The biggest health problem in China is high blood pressure — Quartz

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New research reveals one of the top drivers of in China is getting worseand the government isn't yet prepared to stop it. A study published this week in The .But health problems from and high blood pressure are increasingly a problem. Just over half of Chinese men smoke one of the highest rates in the world. Chinese women are at the opposite end of the scale, with one of the lowest rates, but the number of people exposed to p.ive in China could be as high as , .

New research reveals one of the top drivers of death in China is getting worse—and the government isn’t yet prepared to stop it.

A study published this week in The Lancet paints a stark picture of a public-health crisis, one that highlights systemic problems in the national health-care system and a problem that promises to worsen as more Chinese citizens enter the middle class.

It is estimated that nearly half of Chinese adults between 35 and 75 suffer from high blood pressure, or hypertension. Fewer than a third are being treated, leaving millions at risk. The study is particularly noteworthy for two reasons:

  • High blood pressure dramatically increases the risk of stroke, the leading cause of death in China, according to the study, accounting for 20% of all deaths each year.
  • The condition is on the rise. This has been largely attributed to China’s aging population, urbanization, dietary changes, and the increasing prevalence of obesity.

This poses a significant problem for China as it experiences societal shifts that go hand-in-hand with the greater industrialization that has helped lift many of its 1.3 billion people into the middle class. New disposable income is often spent on processed Western foods (the country is already struggling with a diabetes problem). Because high blood pressure is so common and so widely unaddressed, researchers call it a “silent killer,” and as they concluded, Chinese leaders now have important policy decisions to make.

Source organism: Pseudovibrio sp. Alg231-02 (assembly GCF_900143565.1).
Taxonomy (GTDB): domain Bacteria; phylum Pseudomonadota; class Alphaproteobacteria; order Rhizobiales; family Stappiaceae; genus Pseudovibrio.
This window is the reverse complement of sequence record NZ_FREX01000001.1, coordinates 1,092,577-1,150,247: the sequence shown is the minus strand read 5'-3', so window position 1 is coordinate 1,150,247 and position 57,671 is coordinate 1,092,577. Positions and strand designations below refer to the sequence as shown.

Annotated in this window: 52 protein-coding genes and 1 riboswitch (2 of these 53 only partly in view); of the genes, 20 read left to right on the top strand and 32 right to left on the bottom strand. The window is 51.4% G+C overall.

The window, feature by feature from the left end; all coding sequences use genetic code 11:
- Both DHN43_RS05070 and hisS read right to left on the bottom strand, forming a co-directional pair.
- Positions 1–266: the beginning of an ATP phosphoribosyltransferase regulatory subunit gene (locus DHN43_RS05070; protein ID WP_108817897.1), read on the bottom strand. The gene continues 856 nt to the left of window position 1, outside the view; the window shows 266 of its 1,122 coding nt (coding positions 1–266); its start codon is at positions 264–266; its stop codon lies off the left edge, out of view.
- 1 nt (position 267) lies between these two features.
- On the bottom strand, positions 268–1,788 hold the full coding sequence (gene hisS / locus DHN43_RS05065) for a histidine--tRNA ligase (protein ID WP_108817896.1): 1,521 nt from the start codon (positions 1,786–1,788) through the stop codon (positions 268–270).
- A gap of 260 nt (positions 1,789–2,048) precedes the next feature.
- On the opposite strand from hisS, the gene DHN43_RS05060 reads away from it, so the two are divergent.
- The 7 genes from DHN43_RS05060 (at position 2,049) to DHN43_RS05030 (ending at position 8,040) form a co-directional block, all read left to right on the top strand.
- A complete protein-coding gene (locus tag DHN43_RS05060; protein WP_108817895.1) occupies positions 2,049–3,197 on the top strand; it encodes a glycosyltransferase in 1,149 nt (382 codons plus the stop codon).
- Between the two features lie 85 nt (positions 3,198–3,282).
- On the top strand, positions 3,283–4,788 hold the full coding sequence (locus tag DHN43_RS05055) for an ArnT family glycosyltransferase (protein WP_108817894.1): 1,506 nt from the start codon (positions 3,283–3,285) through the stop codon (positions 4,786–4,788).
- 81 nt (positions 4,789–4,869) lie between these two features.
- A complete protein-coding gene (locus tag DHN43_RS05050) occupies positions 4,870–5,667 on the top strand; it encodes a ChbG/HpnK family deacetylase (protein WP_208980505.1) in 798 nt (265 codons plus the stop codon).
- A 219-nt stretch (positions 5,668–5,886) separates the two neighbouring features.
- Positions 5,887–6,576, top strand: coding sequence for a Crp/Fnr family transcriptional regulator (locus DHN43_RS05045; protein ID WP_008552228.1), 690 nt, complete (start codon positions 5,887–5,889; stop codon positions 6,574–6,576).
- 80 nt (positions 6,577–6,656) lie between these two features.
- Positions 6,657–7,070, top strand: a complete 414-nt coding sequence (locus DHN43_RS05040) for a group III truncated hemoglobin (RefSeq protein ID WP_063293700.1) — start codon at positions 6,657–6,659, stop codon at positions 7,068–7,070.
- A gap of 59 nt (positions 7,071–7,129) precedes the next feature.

“The most direct implication is that China needs a universal, rather than targeted, approach to hypertension and that the impediments to control must be illuminated,” the study states. “Education and screening will not be sufficient without parallel efforts to improve treatments.”

The researchers used data generated by an ambitious program—the China Patient-Centered Evaluative Assessment of Cardiac Events Million Persons Project—that assessed more than 1.7 million people from all 31 mainland provinces between September 2014 and June 2017. About 60% of the participants were women, and the average age of each subject was 55. The country’s Ministry of Finance and National Health and Family Planning Commission funded the study.

The researchers suggest that China should develop top-down strategies to offer health education, free blood-pressure screenings, more access to affordable medications, and tips for preventing the onset of hypertension.

Read next: Facing explosive obesity, China is telling citizens to cut back on meat and eggs

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